NASW Benefits: Being a Member of a Social Work National Association
Most social workers and social work students are familiar with the National Association of Social Workers, the professional body responsible for the Social Work Code of Ethics, among other things. The NASW benefits are numerous for social worker professionals.
NASW is a renowned professional association within the field of social work, and a number of other such associations exist, such as:
Why Professional Associations are Important
Professional associations are important to their respective field because they seek to further the interests of that profession and the individuals practicing it. These social work associations often sponsor and publish research, scholarly journals, and policy agendas that both disseminate information and promote the work of the profession.
Professional associations are organized through paid membership structures, and choosing to become a dues-paying member of a social work professional association can be of great advantage to the social work practitioner.
A Community of Colleagues
Joining a professional association connects you to a community of fellow social workers at various points in their careers. Building such a community within your profession provides many benefits, including:
- Bonding with other members on a common commitment to the field and its social action issues
- Engaging with other practitioners “in collaborative work on behalf of a client system”
- Learning from the experience of others to enhance your work
- Universalizing struggles within the field by hearing the common experiences of other members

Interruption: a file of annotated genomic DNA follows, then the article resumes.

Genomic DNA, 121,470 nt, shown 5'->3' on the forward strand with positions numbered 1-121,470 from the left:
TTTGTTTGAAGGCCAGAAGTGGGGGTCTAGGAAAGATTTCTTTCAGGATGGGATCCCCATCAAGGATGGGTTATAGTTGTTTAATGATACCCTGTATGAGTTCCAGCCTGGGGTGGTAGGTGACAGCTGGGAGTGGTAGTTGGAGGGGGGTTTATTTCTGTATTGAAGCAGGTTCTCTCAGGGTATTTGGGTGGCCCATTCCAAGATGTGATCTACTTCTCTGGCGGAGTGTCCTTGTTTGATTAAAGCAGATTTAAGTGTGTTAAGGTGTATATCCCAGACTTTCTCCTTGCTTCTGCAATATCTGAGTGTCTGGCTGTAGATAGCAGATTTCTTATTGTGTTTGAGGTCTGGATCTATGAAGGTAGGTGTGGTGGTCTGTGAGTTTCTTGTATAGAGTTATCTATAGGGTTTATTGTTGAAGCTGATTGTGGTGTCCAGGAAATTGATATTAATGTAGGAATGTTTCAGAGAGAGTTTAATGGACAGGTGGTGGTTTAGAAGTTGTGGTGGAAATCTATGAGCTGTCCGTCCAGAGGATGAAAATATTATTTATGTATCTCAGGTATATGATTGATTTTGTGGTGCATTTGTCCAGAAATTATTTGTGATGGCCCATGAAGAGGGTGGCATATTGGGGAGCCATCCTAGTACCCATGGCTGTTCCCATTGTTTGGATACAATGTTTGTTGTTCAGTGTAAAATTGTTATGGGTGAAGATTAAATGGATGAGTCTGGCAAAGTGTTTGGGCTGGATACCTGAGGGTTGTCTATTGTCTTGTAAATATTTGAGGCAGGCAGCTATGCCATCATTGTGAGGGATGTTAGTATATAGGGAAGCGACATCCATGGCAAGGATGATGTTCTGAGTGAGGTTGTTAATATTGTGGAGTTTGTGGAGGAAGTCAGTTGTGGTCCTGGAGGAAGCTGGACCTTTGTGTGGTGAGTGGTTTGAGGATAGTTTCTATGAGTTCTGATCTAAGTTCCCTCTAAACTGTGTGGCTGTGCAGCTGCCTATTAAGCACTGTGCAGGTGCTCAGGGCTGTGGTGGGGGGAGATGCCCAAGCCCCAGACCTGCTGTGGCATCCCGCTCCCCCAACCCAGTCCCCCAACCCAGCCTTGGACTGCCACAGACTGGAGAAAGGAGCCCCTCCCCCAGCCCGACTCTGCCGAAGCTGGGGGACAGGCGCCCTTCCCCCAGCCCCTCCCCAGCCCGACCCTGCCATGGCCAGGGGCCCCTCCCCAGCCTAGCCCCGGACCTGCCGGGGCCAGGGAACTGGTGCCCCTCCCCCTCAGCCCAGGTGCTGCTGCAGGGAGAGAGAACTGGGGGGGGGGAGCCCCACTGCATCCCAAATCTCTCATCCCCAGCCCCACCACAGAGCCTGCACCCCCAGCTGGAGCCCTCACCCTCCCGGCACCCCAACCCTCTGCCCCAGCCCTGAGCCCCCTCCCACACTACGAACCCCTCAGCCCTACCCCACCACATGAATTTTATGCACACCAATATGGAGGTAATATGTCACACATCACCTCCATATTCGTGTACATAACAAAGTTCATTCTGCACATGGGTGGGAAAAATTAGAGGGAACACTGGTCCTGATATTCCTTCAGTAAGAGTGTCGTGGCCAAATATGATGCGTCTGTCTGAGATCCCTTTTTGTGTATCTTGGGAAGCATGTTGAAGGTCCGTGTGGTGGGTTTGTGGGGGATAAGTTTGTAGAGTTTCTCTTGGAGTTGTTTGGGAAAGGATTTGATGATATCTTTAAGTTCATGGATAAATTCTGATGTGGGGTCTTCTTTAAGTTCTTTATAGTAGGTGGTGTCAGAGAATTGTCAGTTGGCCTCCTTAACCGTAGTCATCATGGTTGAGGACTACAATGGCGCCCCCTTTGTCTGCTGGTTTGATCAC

- Establishing a support system of peers who can be relied upon for advice, guidance, comfort, or reassurance
- Sharing one’s own experience, advice, support, and guidance with others
Access to Information
Active membership in a professional association is a great way to stay up-to-date in the field. Social work professional associations are prodigious depositories of information on some topics related to the field, and members can benefit from:
- Having access to academic journals published by the association, containing relevant and innovative research to incorporate into evidence-based practice
- Staying up to date on policy analysis conducted by professional associations
- Being alerted of opportunities for policy advocacy
- Receiving notification of opportunities within the field, including job openings, upcoming conferences and symposiums, and presentation opportunities
Personal Growth Through NASW Membership
Membership in a professional association has also been shown to positively impact members on the individual level, contributing greatly to their personal growth within and outside the profession.Some of these positive factors are:
- Improved health and mental health through a sense of connection to a group
- A renewed sense of self-confidence
- An enhanced sense of one’s competence in the field
- An opportunity for deeper reflection on one’s practice
Additional NASW Benefits
In addition to the NSW benefits mentioned above, professional associations have other benefits to offer members such as the opportunity to challenge oneself by serving on committees, developing standards, and advocating for policy change.
Additional NASW benefits include a connection to a community of colleagues, access to information, and personal growth professional memberships can help members to develop skills by learning from others and having access to information about new methods, research, and techniques.
Membership in a professional association allows social workers to maintain the ethical standard of social work competency, by encouraging continued development and education as a social worker throughout one’s career and connecting social work practitioners to individuals with common goals and interests.
- Toseland, RW, Rivas, RF. An introduction to group work practice, seventh edition. Boston (MA): Allyn and Bacon; 2012.
- Yalom, I. The theory and practice of group psychotherapy, fifth edition. New York (NY): Basic Books; 2006.
- Putnam, R. Bowling alone: the collapse and revival of American community. New York (NY): Simon and Schuster; 2000.
- Simon, S, Webster, J, Horn, K. A critical call for connecting students and professional associations. Social Work with Groups. 2007;30(4)5-19.
- Royce, CA, Hechtman, J. Forces at work: the top 5 reasons for belonging to a professional association. Science Scope. 2001;24(6)28-31.